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Thomas Fleming

Thomas Fleming is president of the Fleming Foundation. He is the author of six books, including The Morality of Everyday Life and The Politics of Human Nature, as well as many articles and columns for newspapers, magazines,and learned journals. He holds a Ph.D. in Classics from the University of North Carolina, Chapel Hill and a B.A. in Greek from the College of Charleston. He served as editor of Chronicles: a Magazine of American Culture from 1984 to 2015 and president of The Rockford Institute from 1997-2014. In a previous life he taught classics at several colleges and served as a school headmaster in South Carolina

3 Responses

  1. Khater M says:

    Separate schools are a great idea, but they’ll only work if the boys are raised well and have Christian morality drilled into their heads from an early age. I went to a fairly well-regarded all-male Catholic prep school, and I saw no difference between the boys there and the boys in the public schools. Their attitudes towards sex were as loose as any other group of teenage boys. Their parents would allow them to go to parties where they got into all sorts of things. The second point seems more critical( parents keeping a close watch on their girls)

  2. Avatar photo Thomas Fleming says:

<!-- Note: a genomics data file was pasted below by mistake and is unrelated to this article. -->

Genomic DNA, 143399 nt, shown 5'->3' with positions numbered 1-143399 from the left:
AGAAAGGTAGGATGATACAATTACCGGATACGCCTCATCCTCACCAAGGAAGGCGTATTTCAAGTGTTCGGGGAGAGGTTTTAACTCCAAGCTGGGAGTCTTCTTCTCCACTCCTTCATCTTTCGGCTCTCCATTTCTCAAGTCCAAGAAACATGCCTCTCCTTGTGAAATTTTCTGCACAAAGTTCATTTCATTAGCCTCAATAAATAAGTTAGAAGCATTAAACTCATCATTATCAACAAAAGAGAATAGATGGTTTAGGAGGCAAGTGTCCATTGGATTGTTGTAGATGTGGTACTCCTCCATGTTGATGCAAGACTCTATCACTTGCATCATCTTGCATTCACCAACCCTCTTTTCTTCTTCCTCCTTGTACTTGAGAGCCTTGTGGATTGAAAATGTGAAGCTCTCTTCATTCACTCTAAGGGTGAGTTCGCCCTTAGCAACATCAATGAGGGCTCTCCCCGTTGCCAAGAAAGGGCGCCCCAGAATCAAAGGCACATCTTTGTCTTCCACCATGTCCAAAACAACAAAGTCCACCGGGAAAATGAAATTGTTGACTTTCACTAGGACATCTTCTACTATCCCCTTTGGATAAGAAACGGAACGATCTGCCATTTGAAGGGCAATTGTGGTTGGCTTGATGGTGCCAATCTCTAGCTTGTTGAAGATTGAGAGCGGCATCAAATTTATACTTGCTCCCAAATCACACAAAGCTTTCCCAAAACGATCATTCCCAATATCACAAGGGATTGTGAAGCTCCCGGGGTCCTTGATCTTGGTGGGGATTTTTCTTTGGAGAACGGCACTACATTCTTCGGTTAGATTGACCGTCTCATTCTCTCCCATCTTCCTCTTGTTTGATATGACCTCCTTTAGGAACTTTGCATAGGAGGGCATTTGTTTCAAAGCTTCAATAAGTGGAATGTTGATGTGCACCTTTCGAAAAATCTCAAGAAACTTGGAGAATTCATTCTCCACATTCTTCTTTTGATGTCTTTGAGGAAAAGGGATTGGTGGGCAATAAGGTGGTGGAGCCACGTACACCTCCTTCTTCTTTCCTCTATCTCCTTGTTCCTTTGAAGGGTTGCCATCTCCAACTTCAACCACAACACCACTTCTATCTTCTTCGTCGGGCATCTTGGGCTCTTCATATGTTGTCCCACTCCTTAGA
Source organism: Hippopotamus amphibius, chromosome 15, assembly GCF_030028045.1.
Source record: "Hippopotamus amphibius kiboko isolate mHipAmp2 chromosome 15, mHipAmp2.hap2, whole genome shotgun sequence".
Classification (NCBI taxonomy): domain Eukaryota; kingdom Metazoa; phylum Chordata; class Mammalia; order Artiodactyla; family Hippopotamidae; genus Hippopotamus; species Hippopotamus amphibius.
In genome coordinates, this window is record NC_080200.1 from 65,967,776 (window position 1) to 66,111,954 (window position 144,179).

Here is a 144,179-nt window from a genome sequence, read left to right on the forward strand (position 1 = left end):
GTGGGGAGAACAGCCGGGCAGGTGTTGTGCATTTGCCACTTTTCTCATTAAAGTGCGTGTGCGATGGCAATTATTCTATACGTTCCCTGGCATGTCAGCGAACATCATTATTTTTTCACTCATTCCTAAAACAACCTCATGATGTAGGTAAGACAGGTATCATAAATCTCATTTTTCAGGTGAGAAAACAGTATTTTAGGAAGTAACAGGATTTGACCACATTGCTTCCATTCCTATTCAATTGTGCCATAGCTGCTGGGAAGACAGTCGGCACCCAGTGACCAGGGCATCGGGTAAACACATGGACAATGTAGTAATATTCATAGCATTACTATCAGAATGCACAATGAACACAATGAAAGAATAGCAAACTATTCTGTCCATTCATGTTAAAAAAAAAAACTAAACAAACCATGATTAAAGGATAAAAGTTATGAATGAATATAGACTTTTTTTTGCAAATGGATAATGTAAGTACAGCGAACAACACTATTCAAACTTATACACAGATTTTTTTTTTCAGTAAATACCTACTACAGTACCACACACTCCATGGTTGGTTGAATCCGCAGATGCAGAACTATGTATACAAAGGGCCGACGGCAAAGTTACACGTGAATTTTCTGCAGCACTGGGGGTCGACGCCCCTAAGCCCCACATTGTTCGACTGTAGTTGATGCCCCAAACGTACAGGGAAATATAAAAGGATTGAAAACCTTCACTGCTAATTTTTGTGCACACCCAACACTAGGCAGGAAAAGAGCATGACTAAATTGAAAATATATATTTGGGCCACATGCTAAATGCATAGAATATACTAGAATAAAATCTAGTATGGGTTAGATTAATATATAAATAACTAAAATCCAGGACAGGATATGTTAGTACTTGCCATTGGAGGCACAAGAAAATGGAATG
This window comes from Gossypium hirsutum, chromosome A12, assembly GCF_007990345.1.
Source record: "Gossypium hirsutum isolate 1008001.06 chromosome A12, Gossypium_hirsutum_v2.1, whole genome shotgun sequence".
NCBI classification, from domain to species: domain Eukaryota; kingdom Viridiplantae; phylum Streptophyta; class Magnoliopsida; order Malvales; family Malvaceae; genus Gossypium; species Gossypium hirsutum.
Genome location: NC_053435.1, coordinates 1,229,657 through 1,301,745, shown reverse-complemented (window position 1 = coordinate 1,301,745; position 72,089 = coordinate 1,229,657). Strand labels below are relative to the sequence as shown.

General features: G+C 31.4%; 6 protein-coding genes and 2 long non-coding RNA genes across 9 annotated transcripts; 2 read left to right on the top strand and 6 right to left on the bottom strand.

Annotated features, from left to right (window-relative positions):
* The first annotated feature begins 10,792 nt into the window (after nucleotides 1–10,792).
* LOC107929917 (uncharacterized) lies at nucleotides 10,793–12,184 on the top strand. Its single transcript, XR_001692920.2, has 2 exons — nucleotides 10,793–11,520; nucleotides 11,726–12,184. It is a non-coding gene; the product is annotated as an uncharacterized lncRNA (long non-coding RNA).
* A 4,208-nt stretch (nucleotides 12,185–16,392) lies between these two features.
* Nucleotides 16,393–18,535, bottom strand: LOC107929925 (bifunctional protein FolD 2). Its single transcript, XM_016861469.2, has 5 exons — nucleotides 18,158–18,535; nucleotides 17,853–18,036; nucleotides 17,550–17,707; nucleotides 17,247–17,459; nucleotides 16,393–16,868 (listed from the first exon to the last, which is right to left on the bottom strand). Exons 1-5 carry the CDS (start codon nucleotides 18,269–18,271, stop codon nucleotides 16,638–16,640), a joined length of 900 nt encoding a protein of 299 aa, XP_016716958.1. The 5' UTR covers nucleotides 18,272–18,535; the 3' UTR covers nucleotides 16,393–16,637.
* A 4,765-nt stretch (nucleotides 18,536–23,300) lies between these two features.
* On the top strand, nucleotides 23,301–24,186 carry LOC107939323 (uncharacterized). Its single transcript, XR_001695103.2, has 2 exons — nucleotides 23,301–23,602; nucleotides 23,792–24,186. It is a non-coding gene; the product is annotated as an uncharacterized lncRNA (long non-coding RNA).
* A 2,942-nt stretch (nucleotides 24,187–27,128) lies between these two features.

Segregation by sex is a necessary first step but by no means sufficient. There are, of course, non-Christian moral codes that served to protect young women, and most of them gave fathers the power to take direct action against a seducer or rapist.

  3. Robert Peters says:

    In the tiny “Republic of Pollock,” my little home town with its hinterlands, there were two sisters, the one about five years older than her sister.: both stunningly beautiful and quite friendly. The older sister alleged to her father that a young man, with whom she had been on a date, had improperly “touched” her. The father hunted down the young man and beat him up, fracturing his jaw. No charges were filed against the father. After the incident, however, none of the boys in my circle of friends dared to ask the younger sister out on a date. Pollock was in those days a self-regulating republic.